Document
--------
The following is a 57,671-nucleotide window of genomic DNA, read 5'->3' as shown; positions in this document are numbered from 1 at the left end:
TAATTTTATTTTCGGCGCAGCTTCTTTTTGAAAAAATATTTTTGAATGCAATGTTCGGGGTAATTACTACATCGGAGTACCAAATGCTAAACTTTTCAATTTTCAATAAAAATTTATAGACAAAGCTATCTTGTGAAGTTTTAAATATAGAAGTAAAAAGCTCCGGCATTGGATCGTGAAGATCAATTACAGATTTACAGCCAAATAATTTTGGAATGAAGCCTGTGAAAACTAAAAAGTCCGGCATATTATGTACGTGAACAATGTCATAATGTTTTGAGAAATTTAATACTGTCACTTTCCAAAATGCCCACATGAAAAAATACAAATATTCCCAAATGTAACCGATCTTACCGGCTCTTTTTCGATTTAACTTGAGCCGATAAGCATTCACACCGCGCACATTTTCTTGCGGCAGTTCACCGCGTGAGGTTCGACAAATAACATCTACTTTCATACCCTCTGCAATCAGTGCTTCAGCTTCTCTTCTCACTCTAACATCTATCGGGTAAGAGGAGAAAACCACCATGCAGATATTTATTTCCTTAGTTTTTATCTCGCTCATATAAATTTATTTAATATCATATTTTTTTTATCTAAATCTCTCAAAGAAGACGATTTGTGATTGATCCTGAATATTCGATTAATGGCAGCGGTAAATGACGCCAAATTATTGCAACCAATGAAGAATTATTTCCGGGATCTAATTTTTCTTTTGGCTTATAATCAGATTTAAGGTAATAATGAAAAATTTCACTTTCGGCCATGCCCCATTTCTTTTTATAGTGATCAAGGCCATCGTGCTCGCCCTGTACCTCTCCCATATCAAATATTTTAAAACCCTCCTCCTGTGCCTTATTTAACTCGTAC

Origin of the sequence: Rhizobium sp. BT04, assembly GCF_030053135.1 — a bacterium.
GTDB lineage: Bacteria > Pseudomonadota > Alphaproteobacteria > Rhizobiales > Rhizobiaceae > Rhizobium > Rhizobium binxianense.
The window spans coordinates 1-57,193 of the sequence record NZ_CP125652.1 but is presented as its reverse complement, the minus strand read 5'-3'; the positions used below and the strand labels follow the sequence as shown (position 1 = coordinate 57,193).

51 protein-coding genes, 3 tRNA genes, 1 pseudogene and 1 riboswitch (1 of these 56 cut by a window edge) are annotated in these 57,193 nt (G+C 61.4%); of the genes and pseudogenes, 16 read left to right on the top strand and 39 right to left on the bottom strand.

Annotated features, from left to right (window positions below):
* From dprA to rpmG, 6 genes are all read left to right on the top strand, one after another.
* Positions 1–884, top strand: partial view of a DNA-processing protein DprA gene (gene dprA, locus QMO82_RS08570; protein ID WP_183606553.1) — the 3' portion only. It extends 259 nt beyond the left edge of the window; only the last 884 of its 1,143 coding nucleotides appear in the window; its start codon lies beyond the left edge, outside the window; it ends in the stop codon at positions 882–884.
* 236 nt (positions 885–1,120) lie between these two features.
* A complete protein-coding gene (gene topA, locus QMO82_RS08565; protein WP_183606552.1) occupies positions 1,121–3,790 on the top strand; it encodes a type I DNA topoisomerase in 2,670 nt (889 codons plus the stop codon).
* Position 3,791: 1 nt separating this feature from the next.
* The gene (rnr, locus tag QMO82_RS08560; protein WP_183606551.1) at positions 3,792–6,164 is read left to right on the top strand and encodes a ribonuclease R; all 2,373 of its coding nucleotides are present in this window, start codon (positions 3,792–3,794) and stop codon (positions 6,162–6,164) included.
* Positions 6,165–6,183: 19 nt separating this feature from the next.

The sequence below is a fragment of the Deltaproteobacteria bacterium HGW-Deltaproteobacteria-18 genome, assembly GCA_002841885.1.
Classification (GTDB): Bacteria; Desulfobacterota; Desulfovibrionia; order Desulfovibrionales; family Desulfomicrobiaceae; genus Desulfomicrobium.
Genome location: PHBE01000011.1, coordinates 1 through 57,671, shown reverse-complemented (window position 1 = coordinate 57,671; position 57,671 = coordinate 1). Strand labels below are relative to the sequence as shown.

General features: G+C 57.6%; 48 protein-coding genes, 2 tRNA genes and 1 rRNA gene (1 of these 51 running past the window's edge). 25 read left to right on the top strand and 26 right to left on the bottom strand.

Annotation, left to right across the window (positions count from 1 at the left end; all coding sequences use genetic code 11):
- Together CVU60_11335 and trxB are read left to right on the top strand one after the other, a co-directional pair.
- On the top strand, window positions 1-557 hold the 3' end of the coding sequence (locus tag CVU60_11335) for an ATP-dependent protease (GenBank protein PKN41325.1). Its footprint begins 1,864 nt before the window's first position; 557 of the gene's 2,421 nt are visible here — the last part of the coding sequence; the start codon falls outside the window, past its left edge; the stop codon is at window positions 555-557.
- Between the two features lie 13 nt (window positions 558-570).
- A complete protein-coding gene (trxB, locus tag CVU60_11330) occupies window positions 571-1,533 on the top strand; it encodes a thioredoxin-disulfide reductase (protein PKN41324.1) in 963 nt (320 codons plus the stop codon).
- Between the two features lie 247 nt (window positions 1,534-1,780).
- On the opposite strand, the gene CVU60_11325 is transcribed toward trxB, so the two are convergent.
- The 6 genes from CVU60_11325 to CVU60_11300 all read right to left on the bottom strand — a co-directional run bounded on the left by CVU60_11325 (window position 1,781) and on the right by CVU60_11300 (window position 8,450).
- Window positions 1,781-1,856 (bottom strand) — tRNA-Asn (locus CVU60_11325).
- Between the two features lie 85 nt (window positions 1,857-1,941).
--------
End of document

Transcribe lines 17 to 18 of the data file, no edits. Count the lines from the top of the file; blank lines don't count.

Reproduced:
Genome location: PHBE01000011.1, coordinates 1 through 57,671, shown reverse-complemented (window position 1 = coordinate 57,671; position 57,671 = coordinate 1). Strand labels below are relative to the sequence as shown.

General features: G+C 57.6%; 48 protein-coding genes, 2 tRNA genes and 1 rRNA gene (1 of these 51 running past the window's edge). 25 read left to right on the top strand and 26 right to left on the bottom strand.